Location: Shinjuku, Tokyo
Rating: *** (3 out of 5)
Rating: *** (3 out of 5)
Hotels in Tokyo are divided into two broad categories. The first category comprises the business travel hotels like Keio Plaza and Sunroute. Designed for short stays, the rooms at these hotels are so small that you must open your suitcase on the bed (there isn’t enough floor space) and the bathroom resembles an airplane lavatory. You pay for what you get, which is a night’s sleep after you spend the entire day out on the streets. The second category comprises the ultra-expensive hotels like the Mandarin Oriental and the brand new Peninsula. A stay at these luxury hotels is an experience in and out of itself. You pay for what you get also, which are the beautiful city views, a state-of-the-art gym, prompt house-keeping and personalized customer care.
|Park Hyatt Tokyo in Shinjuku|
The Park Hyatt Tokyo falls squarely in the second category. Occupying the top 14 floors of the 52-story Shinjuku Park Tower, the five-star hotel offers sweeping views of Tokyo and is patronized by dignitaries and celebrities. The name was made world famous by Sofia Coppola’s award-winning movie Lost in Translation. That was the reason why I decided to bite the bullet and pay the hefty premium for a four-night stay this past December. If nothing else, I was curious to find out if any Japanese prostitute would show up at my door in the middle of night begging me to “lip” her stocking.
|Bill Murray at the Park Hyatt in Lost in Translation|
The hotel and I got off on the wrong foot at the check-in desk when we were caught in a minor dispute over a complimentary upgrade. In the end the manager capitulated and all was good. He then ushered me to my corner room, which, despite being an upgrade, was substantially smaller than a room at the Mandarin Oriental that cost about the same. To spare me from total disappointment, the room featured toiletry products by Aesop, a fitting brand for the Park Hyatt because its skin care products -- available at fine department stores like Lane Crawford and Harvey Nichols -- are just about as overpriced as the hotel itself.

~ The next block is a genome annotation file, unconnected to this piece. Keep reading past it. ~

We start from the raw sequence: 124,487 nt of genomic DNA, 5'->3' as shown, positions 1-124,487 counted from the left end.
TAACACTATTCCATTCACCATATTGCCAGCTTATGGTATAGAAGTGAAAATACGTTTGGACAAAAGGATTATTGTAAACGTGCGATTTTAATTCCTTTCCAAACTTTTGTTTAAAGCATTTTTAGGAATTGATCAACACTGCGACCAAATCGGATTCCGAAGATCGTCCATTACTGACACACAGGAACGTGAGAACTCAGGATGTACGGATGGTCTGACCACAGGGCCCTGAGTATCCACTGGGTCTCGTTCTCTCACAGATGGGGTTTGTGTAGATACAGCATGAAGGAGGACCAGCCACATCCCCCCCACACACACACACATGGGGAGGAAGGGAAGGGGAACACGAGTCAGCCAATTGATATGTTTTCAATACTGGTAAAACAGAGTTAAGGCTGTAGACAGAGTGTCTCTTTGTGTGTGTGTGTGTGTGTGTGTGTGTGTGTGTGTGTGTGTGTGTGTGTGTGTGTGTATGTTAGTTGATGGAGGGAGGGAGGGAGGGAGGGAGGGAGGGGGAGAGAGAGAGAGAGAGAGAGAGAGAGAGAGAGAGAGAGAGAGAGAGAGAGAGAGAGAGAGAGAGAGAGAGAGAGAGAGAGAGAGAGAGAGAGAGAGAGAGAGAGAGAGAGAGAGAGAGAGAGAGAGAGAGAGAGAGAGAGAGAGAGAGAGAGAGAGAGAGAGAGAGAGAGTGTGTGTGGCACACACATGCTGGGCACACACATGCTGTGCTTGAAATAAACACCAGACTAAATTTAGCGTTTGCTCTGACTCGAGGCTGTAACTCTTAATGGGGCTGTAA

The Park Hyatt is a 20-minute walk from the nearest JR/metro station, which is a major inconvenience since no one in Tokyo takes a cab unless they have to. The long walks to and from the train station are annoying, enough to discourage me from staying at the hotel a second time. Once at the hotel lobby, I faced yet another five-minute walk through zigzagging hallways before I get to the elevator bank to my room. The walk within the hotel seemed interesting the first time I did it – there was a library and a mini-art gallery along the way – but it got old quickly after a few repeated trips.
|The interior is modern but not impressive|
Without a doubt, the Park Hyatt is an excellent hotel. The service is impeccable. For instance, I told the front desk about dryness in the room and next thing I knew a manager showed up with a humidifier at my door. I needed my skis waxed and the concierge with a can-do attitude called up several ski shops in Hokkaido for me. But for the savvy traveler looking for convenience and a bang-for-the-buck, the Park Hyatt is not high on the list.
And for the record, no one did ask me to rip her stocking.